In an effort to make the UK energy self-sufficient, and to fulfil its climate ambitions, the UK has invested heavily in nuclear energy, with a goal to generate at least a quarter of the country’s supply from nuclear power by 2050. However, a build-up of nuclear energy poses another problem, as critics point out that the UK has already produced 5.1 million tonnes of radioactive waste, according to figures from 2020.
One nuclear plant’s trash is another one’s treasure, as a new start-up is looking to generate clean energy out of 140 tonnes of waste plutonium that is currently stored away in Cumbria.
UK-based Newcleo will use the spent, untreated nuclear fuel that is located in Sellafield, which is regarded as Britain’s most dangerous nuclear site.
It was at this Cumbrian site that the UK produced Plutonium-239, which was used to create the country’s first nuclear bomb.
The site is also close to Calder Hall, where the UK built the world’s first commercial nuclear power station.
The site currently handles about 80 percent of the radioactive waste generated by the UK’s nuclear reactors, and also reprocesses spent nuclear fuel shipped from European and Japanese nuclear plants
Newcleo is currently looking to design and build the lead-cooled fast reactors (LFRs), which are fuelled with mixed oxide fuel (MOX), with a design that is tipped to rival the small nuclear reactors currently being developed by Rolls Royce.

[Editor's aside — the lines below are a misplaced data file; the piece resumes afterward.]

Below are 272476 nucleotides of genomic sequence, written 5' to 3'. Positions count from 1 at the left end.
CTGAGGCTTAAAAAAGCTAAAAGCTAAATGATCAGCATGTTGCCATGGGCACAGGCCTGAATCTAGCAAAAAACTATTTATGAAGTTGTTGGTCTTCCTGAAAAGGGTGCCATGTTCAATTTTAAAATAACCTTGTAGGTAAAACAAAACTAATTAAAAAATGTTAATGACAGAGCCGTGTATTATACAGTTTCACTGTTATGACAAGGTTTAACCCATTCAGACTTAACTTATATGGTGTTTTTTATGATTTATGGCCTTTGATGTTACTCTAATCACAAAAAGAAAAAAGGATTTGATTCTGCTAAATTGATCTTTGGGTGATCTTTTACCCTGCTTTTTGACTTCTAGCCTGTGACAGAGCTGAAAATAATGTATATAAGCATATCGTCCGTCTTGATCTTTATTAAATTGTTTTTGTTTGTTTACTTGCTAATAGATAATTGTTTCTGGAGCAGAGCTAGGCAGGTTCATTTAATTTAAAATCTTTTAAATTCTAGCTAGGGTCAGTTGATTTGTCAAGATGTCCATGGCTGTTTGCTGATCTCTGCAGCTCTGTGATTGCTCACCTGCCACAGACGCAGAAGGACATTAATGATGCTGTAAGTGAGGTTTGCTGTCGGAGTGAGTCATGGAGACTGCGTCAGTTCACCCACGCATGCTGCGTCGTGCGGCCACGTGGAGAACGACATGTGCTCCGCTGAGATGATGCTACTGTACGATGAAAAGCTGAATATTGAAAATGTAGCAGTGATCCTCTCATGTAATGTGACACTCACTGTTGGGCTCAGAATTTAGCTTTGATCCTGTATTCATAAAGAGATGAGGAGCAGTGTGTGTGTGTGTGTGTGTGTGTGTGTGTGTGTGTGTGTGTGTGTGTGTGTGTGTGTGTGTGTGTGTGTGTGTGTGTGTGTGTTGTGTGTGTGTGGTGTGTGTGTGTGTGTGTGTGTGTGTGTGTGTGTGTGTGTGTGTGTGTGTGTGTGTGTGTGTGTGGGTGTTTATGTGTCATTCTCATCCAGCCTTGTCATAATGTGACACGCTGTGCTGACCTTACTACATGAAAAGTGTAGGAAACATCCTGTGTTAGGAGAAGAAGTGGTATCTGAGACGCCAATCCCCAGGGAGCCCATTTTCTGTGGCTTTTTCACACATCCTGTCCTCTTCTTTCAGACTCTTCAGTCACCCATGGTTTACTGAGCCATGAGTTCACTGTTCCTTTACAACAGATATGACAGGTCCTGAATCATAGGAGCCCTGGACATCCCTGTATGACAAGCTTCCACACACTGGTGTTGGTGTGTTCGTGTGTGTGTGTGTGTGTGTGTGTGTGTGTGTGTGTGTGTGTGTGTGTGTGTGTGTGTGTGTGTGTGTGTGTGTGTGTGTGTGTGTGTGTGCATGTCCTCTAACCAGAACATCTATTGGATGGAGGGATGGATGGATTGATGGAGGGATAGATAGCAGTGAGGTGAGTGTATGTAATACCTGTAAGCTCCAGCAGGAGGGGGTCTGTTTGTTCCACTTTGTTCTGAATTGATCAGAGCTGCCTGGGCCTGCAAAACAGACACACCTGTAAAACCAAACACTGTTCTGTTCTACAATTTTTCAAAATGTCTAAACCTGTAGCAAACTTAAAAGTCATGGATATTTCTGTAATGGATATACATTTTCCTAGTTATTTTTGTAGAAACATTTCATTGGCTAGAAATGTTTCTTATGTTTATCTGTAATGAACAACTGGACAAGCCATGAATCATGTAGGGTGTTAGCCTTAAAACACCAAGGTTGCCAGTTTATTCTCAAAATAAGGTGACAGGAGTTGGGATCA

MOX, which is made from plutonium recovered from used reactor fuel, mixed with depleted uranium, is widely used in France, which is home to Europe’s only commercial plant that produces this fuel.
According to chief executive Stefano Buono, Newcleo will likely put its first reactor on British soil because of a precedent for private operators of nuclear plants in the UK, Telegraph reports.
He also noted that Newcleo plans to build its 200MW reactors at less than €1billion (£858million) each.
This is significantly cheaper than the £26billion that it has taken to build EDF’s Hinkley Point C reactor, after the completion of the plant was delayed due to Covid-19.
Mr Buono added that existing nuclear plants “create a lot of plutonium and other heavy elements and those are the elements that normally have to be put underground in a geological repository.
“So, essentially, we can use these elements – they become our fuel”.